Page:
US v. Sandra Kuhn
UNPUBLISHED PER CURIAM OPINION filed. Originating case number: 3:13-cr-00058-GMG-RWT-1 Copies to all parties and the district court/agency. .. [17-4285]
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UNITED STATES COURT OF APPEALS
FOR THE FOURTH CIRCUIT
UNITED STATES OF AMERICA,
Plaintiff - Appellee,
SANDRA E. KUHNS,
Defendant - Appellant.
Appeal from the United States District Court for the Northern District of West Virginia,
at Martinsburg. Gina M. Groh, Chief District Judge. (3:13-cr-00058-GMG-RWT-1)
Submitted: October 17, 2017
Decided: October 19, 2017
Before FLOYD and HARRIS, Circuit Judges, and HAMILTON, Senior Circuit Judge.
Affirmed by unpublished per curiam opinion.
Aaron D. Moss, Assistant Federal Public Defender, Kristen M. Leddy, Research and
Writing Specialist, Martinsburg, West Virginia, for Appellant. Lara Kay OmpsBotteicher, OFFICE OF THE UNITED STATES ATTORNEY, Martinsburg, West
Virginia, for Appellee.
Unpublished opinions are not binding precedent in this circuit.
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Sandra E. Kuhns appeals the district court’s judgment revoking her supervised
release and sentencing her to one year and one day’s imprisonment. Kuhns’ counsel has
filed a brief pursuant to Anders v. California, 386 U.S. 738 (1967), stating that there are
no meritorious issues for appeal but questioning whether Kuhns’ sentence was
substantively unreasonable. Kuhns was advised of her right to file a pro se supplemental
brief, but she has not filed one. We affirm.
“A district court has broad discretion when imposing a sentence upon revocation
of supervised release. We will affirm a revocation sentence if it is within the statutory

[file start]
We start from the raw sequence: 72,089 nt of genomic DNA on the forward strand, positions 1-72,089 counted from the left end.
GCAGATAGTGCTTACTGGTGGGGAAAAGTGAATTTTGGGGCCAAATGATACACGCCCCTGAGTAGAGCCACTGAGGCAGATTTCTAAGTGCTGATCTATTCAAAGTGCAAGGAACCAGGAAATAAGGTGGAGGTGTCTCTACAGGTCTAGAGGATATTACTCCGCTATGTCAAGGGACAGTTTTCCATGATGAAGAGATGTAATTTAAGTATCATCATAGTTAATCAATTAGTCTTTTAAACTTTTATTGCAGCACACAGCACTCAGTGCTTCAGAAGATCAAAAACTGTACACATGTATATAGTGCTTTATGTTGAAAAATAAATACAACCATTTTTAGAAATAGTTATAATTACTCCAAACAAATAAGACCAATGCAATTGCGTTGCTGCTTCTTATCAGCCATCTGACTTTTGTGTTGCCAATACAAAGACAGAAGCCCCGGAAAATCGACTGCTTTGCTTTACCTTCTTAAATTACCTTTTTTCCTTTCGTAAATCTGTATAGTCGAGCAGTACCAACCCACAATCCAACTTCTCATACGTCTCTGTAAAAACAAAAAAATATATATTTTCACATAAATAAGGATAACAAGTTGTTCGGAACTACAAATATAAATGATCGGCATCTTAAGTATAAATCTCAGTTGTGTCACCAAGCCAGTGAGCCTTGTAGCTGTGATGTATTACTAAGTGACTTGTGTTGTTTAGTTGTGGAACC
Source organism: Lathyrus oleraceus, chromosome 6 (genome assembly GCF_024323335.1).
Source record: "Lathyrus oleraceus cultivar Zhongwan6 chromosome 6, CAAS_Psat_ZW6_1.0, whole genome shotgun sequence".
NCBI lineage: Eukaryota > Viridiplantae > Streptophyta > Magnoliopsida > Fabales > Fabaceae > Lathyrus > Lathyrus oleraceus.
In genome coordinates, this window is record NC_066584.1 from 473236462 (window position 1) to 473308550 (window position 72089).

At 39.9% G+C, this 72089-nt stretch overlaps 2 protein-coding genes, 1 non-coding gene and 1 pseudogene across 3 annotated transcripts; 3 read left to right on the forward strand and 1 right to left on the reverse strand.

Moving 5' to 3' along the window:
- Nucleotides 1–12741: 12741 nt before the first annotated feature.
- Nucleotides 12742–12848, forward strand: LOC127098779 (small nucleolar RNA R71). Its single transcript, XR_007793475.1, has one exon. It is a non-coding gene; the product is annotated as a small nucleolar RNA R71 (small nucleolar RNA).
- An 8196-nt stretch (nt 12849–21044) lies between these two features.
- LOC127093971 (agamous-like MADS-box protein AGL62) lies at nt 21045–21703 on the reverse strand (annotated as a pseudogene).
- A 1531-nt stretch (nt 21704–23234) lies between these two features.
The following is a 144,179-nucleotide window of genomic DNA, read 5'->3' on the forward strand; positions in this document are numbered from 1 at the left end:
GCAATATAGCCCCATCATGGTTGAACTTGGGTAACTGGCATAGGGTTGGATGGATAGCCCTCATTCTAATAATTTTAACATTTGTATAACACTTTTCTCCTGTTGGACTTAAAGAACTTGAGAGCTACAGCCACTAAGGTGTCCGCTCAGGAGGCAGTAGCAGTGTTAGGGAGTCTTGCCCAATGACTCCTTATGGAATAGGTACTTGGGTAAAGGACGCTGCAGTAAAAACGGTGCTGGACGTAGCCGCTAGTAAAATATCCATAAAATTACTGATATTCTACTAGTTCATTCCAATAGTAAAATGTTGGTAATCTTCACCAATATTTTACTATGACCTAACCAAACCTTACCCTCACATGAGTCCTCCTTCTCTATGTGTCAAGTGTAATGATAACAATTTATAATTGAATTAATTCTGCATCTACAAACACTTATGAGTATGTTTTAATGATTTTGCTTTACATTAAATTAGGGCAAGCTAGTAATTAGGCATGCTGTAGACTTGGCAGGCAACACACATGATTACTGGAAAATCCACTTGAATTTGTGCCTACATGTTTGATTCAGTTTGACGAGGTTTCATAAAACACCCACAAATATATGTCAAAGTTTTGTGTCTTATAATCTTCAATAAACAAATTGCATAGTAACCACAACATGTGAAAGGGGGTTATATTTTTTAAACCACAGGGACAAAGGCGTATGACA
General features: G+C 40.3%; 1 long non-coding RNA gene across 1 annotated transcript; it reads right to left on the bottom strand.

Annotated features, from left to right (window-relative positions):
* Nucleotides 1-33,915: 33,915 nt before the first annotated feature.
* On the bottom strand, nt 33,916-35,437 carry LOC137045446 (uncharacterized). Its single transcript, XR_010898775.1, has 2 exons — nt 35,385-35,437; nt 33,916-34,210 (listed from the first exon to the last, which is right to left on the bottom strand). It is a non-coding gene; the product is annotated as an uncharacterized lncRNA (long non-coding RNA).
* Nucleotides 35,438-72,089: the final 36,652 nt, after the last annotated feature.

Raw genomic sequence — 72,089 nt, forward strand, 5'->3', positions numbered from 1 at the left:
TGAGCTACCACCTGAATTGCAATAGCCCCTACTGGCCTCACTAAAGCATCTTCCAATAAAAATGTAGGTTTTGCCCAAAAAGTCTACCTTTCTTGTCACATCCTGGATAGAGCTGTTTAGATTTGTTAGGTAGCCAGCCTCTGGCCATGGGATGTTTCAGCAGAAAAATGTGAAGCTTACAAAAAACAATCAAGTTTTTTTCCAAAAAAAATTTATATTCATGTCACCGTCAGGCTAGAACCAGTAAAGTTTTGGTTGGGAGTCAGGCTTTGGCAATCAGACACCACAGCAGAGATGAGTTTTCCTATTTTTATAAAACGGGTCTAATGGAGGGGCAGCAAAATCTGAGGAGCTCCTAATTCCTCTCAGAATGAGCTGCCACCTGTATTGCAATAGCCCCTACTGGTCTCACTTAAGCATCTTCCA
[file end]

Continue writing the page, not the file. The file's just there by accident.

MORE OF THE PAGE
maximum and is not plainly unreasonable.” United States v. Webb, 738 F.3d 638, 640
(4th Cir. 2013) (internal quotation marks omitted).
“When reviewing whether a
revocation sentence is plainly unreasonable, we must first determine whether it is
unreasonable at all.” United States v. Thompson, 595 F.3d 544, 546 (4th Cir. 2010). A
sentence is substantively reasonable if the district court states a proper basis for
concluding the defendant should receive the sentence imposed, up to the statutory
maximum. United States v. Crudup, 461 F.3d 433, 440 (4th Cir. 2006).
Applying these standards, we find that Kuhns’ sentence is not unreasonable, much
less plainly so. Further, in accordance with Anders, we have reviewed the entire record
in this case and have found no meritorious issues for appeal. We therefore affirm the
district court’s judgment. This court requires that counsel inform Kuhns, in writing, of
the right to petition the Supreme Court of the United States for further review. If Kuhns
requests that a petition be filed, but counsel believes that such a petition would be
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frivolous, then counsel may move in this court for leave to withdraw from representation.
Counsel’s motion must state that a copy thereof was served on Kuhns.
We dispense with oral argument because the facts and legal contentions are
adequately presented in the materials before this court and argument would not aid the
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